I still remember my first scene with him, it was also the first scene that we shot for the film.

I was rehearsing that scene with an AD (assistant director), when the sheet was pulled from mE and Shah Rukh sir was standing right in front of me.

He said, 'Hi, I am Shah Rukh.'

I just froze at that moment.

Tell us about your Jab Tak Hai Jaanexperience.

Most of my scenes were with Shah Rukh sir and a couple were with Katrina (Kaif) and Anushka (Sharma).

I had a great time working with them, especially with Shah Rukh sir, as I spent more time with him.

When he is shooting for a film, he doesn't only take care of his own lines and emotions -- he works for everybody, he tries to help everybody.

He improvised my lines for me.

That was very sweet of him because I was just a newcomer.

I still remember when our first day of shoot ended, he said, 'Sharib, you are a good actor, I had a great time working with you.'

I will never forget those lines.

 

IMAGE: With Manoj Bajpayee in The Family Man: Sharib Hashmi's J K Talpade is perhaps the most likeable character in the riveting show.

You started your acting career at 32! Does it really matter when you start?

I think it does.

You go through a lot of hardships and struggle in your initial years.

If you start early, like at 20, you might get your first break at 24 or 25.

I started when I was 32 years old.

I found my calling very late.

I didn't go to a film school.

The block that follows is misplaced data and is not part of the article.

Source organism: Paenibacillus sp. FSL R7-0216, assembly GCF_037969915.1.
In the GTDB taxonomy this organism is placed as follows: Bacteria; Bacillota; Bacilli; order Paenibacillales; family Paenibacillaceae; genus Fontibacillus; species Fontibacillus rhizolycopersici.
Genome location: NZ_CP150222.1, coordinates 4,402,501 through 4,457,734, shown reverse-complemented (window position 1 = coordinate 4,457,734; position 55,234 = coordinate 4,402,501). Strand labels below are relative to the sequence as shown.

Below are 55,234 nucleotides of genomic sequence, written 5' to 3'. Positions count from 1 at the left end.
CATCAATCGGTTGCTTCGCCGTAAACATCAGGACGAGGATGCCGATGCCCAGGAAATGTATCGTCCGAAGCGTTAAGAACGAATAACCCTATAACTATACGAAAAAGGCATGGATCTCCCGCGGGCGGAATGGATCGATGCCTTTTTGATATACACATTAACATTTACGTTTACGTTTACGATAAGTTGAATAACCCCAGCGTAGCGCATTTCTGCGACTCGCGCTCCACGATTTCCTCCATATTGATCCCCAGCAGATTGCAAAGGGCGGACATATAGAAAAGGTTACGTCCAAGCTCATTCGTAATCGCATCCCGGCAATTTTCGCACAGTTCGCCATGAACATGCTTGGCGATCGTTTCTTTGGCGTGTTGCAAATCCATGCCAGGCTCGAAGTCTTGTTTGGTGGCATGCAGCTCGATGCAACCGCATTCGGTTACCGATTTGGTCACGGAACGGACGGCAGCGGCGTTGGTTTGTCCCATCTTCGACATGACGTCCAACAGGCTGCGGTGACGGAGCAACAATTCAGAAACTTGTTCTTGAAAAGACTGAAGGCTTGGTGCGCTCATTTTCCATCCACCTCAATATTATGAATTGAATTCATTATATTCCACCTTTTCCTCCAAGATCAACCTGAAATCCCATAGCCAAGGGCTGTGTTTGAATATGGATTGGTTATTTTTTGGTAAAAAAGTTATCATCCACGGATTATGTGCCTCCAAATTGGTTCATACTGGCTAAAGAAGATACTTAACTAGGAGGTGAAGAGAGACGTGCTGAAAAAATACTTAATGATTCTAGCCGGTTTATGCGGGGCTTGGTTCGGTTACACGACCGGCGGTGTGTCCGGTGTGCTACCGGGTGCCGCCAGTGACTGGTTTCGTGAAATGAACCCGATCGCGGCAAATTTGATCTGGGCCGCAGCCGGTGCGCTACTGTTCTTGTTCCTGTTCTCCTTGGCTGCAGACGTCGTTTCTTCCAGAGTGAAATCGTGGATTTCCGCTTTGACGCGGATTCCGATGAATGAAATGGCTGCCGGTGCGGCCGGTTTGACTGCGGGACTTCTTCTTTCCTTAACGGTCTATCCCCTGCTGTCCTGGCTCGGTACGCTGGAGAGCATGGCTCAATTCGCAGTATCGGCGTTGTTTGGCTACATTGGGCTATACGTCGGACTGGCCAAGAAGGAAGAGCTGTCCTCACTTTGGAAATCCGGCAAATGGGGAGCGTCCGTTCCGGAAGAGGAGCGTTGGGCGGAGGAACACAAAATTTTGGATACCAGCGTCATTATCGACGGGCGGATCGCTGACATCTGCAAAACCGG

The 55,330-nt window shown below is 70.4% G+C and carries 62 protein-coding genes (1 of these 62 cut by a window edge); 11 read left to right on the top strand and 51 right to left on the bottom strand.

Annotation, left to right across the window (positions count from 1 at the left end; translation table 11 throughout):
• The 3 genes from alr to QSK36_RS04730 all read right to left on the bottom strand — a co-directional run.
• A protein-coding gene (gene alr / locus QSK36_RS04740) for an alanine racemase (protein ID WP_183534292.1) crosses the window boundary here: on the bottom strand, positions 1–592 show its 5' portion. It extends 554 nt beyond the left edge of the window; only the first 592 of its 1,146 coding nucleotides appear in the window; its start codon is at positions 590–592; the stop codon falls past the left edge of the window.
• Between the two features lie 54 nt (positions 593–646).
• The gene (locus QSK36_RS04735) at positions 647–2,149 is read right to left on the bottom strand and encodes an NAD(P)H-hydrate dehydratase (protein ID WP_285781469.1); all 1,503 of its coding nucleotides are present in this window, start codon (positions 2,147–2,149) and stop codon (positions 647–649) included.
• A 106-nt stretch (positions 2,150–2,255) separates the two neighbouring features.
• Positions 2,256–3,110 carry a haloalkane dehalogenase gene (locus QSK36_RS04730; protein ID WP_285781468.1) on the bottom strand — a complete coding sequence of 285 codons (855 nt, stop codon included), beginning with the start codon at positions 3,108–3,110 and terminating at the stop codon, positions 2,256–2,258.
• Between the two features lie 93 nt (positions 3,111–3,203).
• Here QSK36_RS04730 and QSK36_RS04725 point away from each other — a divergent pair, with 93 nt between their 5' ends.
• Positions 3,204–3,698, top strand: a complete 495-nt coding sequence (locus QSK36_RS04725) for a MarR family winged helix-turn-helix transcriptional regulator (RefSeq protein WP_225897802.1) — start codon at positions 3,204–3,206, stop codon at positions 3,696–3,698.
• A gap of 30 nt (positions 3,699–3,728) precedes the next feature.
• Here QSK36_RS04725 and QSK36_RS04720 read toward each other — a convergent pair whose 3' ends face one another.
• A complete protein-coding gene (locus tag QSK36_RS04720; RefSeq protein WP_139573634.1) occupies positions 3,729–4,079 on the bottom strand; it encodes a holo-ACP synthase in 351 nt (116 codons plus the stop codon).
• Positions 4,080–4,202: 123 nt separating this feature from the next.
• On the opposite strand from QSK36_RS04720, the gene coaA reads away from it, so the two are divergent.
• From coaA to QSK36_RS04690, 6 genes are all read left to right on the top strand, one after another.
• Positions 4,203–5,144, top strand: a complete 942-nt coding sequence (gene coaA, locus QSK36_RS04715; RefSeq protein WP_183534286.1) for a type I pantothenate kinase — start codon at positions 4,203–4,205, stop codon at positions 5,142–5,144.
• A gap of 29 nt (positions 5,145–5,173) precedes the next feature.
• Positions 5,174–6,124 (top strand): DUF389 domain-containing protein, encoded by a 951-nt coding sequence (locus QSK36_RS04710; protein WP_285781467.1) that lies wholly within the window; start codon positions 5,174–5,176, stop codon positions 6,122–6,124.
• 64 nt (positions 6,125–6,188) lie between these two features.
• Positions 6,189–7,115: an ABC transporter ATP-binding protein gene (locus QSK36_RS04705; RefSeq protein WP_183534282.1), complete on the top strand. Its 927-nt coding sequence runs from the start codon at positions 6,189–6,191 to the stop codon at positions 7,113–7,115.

I am not formally trained in acting.

I had not even done theatre.

Forget theatre, I had not even seen plays.

Yet, I decided to become an actor.

I learnt on the job.

My co-actors and directors are my teachers.

I learnt a lot when I worked as a writer with MTV.

They allowed me to act in spoofy shows.

I shot for MTV Bakra often. It used to be a popular show and my learning ground.

When I quit my job and started pursuing acting, I started learning on the job.

I worked as an AD in Hum Tum Pe Marte Hain.

The way actors like Govinda sir, Paresh Rawal sir and Johnny Leverji used to take the script to another level... watching them create that magic was like going to a film school.

Why didn't you try acting sooner?

My dad was a film journalist, so I had seen the film world.

I used to go to film parties with him.

A lot of actors would come home.

I always saw that they had an average height of at least 5 feet 8 inches.

When I grew up, I didn't grow tall enough.

I thought with my height of 5 feet 4 inches, would I even get a servant's role in a Rajshri Productions film!

I had dreams of becoming a hero since I was a child, but my height made me give it up.

When I look back, I wonder if this thinking was naive and foolish. I don't think like that any more.

That's why I decided to finally pursue acting.

Let me tell you, when I made my mind, I wasn't just short, but fat as well!

I was 88 kilos at that time.

Even in Darbaan I am on the healthier side, but I have lost a lot of weight for The Incomplete Man.

Photograph: Kind courtesy Sharib Hashmi/Instagram

It was only when you got rejected for Dhobi Ghat that you decided to get into acting full time.

I took that rejection to heart and cried a lot.

After getting selected, I was thrown out of the film.

There is no ill feeling because she (Kiran Rao, director) knew her film and her characters better than anybody else.

If she felt I was not fitting the part, she had the right to change the cast and that's what she did.

But for me, it was a huge blow.

I was heartbroken.

Around the same time, I watched Rock On!! where those guys have that midlife crisis. They are busy with their corporate jobs and then they want to start singing again.

They form their band once again.

Seeing that, I got a boost.

I felt if I don't give acting a full chance again, I will regret it.

So I decided to quit my job and pursue acting full time.

I quit my job on December 1, 2008.